Cladding

Section Contents:

Relevant standards
Code information

Relevant standards. Select and specify vinyl siding that has been certified through the VSI Vinyl Siding Certification Program. This program allows manufacturers to certify, with independent third-party verification, that their products comply with ASTM D3679, the accepted industry standard for quality. VSI sponsors the program to assure specifiers and consumers of consistent performance attributes in their vinyl siding products.

Through the VSI Vinyl Siding Certification Program, an independent testing laboratory - Architectural Testing, Inc. - reviews the manufacturer's quality control program and performance test results, and conducts unannounced plant inspections twice each year, performing a dozen different quality checks on samples of each certified product. The repeated, consistent application of these rigorous quality tests ensures the success and validity of the certification program.

ASTM D3679 Testing Requirements
Test Purpose Process
Length and Width Ensures siding meets the advertised length and width Length: Average the length at three places on the siding

Width: Measure only what will be exposed once a piece is installed
Thickness Ensures siding meets the advertised thickness (and is a minimum of 0.035" thick) Measure, in thousandths of inches, in five or more places on the siding
Color Ensures uniformity and accuracy of color to manufacturers' specifications at the time siding is produced Reflect light off a piece of siding as an instrument "reads" the color
Gloss Ensures a consistent level of gloss on the siding, per manufacturers' specifications Measure the reflection off several different pieces of the same brand
Camber Measures the straightness of the siding Lay siding flat against a straightedge and measure any difference; cannot be more than 1/8"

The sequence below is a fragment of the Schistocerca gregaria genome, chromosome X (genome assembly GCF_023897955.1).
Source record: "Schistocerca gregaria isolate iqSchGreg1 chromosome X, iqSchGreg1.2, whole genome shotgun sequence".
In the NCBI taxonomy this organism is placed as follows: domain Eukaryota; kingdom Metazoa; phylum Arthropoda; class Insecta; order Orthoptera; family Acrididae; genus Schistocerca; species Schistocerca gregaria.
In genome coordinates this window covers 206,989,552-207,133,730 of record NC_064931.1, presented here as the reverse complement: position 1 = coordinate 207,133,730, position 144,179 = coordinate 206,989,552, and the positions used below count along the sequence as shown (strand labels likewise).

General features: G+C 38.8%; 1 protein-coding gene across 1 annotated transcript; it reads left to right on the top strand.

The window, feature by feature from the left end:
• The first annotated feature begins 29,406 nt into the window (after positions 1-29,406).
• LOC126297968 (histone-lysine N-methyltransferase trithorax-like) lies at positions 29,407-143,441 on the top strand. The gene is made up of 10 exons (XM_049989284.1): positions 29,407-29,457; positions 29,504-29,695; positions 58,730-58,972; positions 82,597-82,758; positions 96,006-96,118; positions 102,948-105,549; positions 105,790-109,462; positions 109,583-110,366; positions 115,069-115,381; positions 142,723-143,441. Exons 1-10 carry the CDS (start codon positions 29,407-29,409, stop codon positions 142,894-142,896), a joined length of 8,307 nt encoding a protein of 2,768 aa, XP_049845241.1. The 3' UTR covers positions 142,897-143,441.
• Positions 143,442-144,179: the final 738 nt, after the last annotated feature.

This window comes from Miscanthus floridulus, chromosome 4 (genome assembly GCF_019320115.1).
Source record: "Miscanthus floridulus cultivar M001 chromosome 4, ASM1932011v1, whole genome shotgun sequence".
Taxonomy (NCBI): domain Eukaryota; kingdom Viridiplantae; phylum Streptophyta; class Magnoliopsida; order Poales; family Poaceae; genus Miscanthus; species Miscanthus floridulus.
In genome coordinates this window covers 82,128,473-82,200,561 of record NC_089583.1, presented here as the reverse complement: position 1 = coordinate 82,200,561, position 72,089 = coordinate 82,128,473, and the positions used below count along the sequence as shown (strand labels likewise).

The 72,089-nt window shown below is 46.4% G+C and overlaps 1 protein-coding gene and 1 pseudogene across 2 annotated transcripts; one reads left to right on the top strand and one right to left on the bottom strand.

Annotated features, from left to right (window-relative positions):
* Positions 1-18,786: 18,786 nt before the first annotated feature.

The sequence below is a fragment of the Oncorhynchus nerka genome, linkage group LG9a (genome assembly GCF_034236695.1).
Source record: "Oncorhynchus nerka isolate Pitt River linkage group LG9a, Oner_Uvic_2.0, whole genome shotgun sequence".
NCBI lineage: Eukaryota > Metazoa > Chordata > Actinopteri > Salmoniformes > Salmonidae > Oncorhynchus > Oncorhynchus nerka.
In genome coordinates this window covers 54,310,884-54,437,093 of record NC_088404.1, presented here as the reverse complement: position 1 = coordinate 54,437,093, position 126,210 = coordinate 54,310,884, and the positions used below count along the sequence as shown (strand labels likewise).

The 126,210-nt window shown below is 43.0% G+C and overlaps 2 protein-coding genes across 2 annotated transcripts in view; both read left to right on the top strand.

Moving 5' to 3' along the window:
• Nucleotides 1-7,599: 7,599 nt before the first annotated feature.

Heat Shrinkage Measures the shrinkage that occurs after siding is extruded Place in a hot air oven or water bath (160 F); should not shrink by more than 3 percent
Linear Expansion Ensures siding will not buckle under extreme temperature changes Freeze then heat a small piece of siding (-22 F to +54 F); measure expansion and contraction
Surface Distortion (also called "oil canning") Ensures siding will not bulge, wave, or ripple in the heat Heat a piece of siding on a wall to 120 F and inspect
Impact Resistance Ensures siding will withstand nailing or cutting during installation Drop an eight-pound weight on a piece of siding with a force equal to 60 inch-pounds; should not crack or tear at point of impact
Windload Resistance Tests siding's ability to stay on the wall in heavy winds Subject siding on a wall to low-grade hurricane winds (80 mph)
Weathering Performance Ensures siding retains uniform color over time without chipping, cracking, peeling, or flaking Test pieces outside in various climates (dry/desert, cold/wet, and hot/humid) for two years

Currently, all of VSI's siding manufacturer members - the vast majority of the industry - offer certified product lines. Specifiers and consumers can identify certified vinyl siding products by the label shown to the right. For a current listing of all certified products, which are available in many different styles and brands, please visit VSI's website at www.vinylsiding.org.

Code information. Vinyl siding and accessories are approved for use by all three national model building codes - the Southern Building Code Congress International (SBCCI), Building Officials and Code Administrators International, Inc. (BOCA), and the International Conference of Building Officials (ICBO). Local and regional code bodies may also have codes governing the use of vinyl siding in their area of jurisdiction, so it's always important to check with all code bodies that exert influence over a project. Although local codes can be found that restrict the use of vinyl siding due to historical concerns, weather conditions or other factors, most cities and communities welcome the use of vinyl siding. In fact, even locales with very hot summers, frequent hailstorms or hurricanes, such as Dade County, Fla., accept many vinyl siding products. Performance tests have verified that some vinyl siding products can even withstand wind speeds of 155 mph or more, which can be found in Category 5 hurricanes. Vinyl siding cannot be used, however, on buildings higher than 50 feet.